“They were using our equipment for themselves to talk all over Vietnam,” Ottens said of the Viet Cong, adding that the United States military permitted it because the Americans could intercept the communications. “We didn’t know because we couldn’t understand Vietnamese, but someplace down the line they had interpreters that would listen in on it.”
Every few months, Ottens said, he was able to utilize spare channels to call his family back home in the United States. Menz also called home periodically.
“You guys never passed on that secret because I never knew that,” Bourque said.
To get in the Signal Corps, the men had to take an aptitude test to determine if they were qualified for the group. They then had at least 26 weeks of training.
“This group was a very elite group in the sense that it was a very critical job that we did, and most of the people, if not all the people, had some kind of electronic or electrical background as well as a lengthy training program,” Menz said.
They still were in a war zone, but the men said they felt relatively safe on the mountain.
“I’m thinking of probably every military site in Vietnam, we probably was on one of the best ones,” Ottens said. “I mean we was the furthest up in the air.”
The soldiers had Vietnamese maids on Pr’Line Mountain who were vetted by the military. At times the maids would warn the Americans about dangers and when to avoid traveling.
“They had their ear to the rail and knew when the VC was going to be an issue,” Menz said.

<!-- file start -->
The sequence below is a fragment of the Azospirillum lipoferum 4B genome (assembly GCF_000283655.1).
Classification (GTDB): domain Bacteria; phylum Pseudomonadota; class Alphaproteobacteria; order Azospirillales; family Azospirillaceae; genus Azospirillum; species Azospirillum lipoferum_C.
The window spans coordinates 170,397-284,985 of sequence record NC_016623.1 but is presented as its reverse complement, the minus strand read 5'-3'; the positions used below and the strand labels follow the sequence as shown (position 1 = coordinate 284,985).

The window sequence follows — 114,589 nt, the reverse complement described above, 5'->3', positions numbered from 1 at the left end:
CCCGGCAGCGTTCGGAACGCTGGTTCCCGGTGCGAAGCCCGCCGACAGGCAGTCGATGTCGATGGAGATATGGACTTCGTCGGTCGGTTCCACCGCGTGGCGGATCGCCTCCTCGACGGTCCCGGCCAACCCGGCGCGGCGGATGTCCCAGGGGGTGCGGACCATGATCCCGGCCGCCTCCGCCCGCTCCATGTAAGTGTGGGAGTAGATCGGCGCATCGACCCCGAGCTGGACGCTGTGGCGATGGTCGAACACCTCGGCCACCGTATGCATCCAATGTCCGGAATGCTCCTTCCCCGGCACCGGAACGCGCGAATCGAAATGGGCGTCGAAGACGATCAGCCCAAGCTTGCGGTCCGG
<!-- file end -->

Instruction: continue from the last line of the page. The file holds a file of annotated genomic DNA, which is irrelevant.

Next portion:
Prior to the Americans leaving Pr’Line Mountain, one of the maids said she was concerned the Viet Cong would murder them and their families for having assisted the United States military. Ottens visited Vietnam in 1994 and said those fears seemed to be confirmed.
“They all died mysteriously … stepped on a mine or drowned in the ocean,” he said. “These were mountain people. I can’t believe they would be going to the ocean.”
The Americans worry their time in Vietnam remains a threat to them almost 50 years later. They all were exposed to Agent Orange, a herbicide and defoliant chemical used by the U.S. military during the Vietnam War, which Menz said is causing his health problems today.
“The VA has now deemed me 70 percent disabled because of Agent Orange so there’s a part of Vietnam that was crippling to a lot of people over there then, but it still has an effect on a lot of people 50 years later,” he said.
Brogan, who booked the house rental along Indian Lake, planned to make the trip to Ohio but couldn’t because of health problems his friends fear could be connected to Agent Orange.
“None of us know when it might all of a sudden break out on us,” Ottens said.
While they worry about health problems that could surface, the men said they are grateful for having survived their time in Vietnam unlike thousands of Americans who died during the conflict.
“Almost half of our generation was lost,” Bourque said while fighting back tears.
“We lost 55,000 or more, who knows,” Ottens said. “It’s just too bad. And it didn’t do a nickel’s worth of good. That’s the problem. All the money spent. All the lives that were lost. It didn’t make one iota of difference.”
The United States should learn from the Vietnam War, Menz said, and think twice about getting in other conflicts.
“There’s so much to learn that we refuse to learn,” he said.
Though there are some painful memories, the veterans said they enjoyed their time piecing together old stories and reconnecting with long-lost friends. They’re hoping to organize more reunions in the future.
“We all were at the same place, we could tell about the same stories and what one forgets the other one remembers,” Ottens said.